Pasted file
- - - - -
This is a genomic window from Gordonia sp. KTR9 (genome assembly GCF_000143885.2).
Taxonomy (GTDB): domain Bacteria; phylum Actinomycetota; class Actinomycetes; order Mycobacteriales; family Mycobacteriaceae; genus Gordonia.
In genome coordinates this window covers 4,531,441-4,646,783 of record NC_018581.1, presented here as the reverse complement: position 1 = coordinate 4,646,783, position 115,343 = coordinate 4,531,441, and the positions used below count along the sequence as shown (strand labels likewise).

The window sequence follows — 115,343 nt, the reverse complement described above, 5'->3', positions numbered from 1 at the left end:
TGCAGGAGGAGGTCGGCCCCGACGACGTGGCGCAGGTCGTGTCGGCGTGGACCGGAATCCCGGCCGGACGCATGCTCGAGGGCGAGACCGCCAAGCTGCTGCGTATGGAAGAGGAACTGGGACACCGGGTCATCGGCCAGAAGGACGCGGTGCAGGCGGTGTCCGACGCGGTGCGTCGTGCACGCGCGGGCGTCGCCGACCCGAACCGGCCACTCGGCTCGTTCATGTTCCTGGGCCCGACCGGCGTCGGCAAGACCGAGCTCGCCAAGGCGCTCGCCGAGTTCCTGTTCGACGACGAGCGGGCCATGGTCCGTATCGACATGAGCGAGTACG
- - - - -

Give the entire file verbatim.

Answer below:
This is a genomic window from Gordonia sp. KTR9 (genome assembly GCF_000143885.2).
Taxonomy (GTDB): domain Bacteria; phylum Actinomycetota; class Actinomycetes; order Mycobacteriales; family Mycobacteriaceae; genus Gordonia.
In genome coordinates this window covers 4,531,441-4,646,783 of record NC_018581.1, presented here as the reverse complement: position 1 = coordinate 4,646,783, position 115,343 = coordinate 4,531,441, and the positions used below count along the sequence as shown (strand labels likewise).

The window sequence follows — 115,343 nt, the reverse complement described above, 5'->3', positions numbered from 1 at the left end:
TGCAGGAGGAGGTCGGCCCCGACGACGTGGCGCAGGTCGTGTCGGCGTGGACCGGAATCCCGGCCGGACGCATGCTCGAGGGCGAGACCGCCAAGCTGCTGCGTATGGAAGAGGAACTGGGACACCGGGTCATCGGCCAGAAGGACGCGGTGCAGGCGGTGTCCGACGCGGTGCGTCGTGCACGCGCGGGCGTCGCCGACCCGAACCGGCCACTCGGCTCGTTCATGTTCCTGGGCCCGACCGGCGTCGGCAAGACCGAGCTCGCCAAGGCGCTCGCCGAGTTCCTGTTCGACGACGAGCGGGCCATGGTCCGTATCGACATGAGCGAGTACG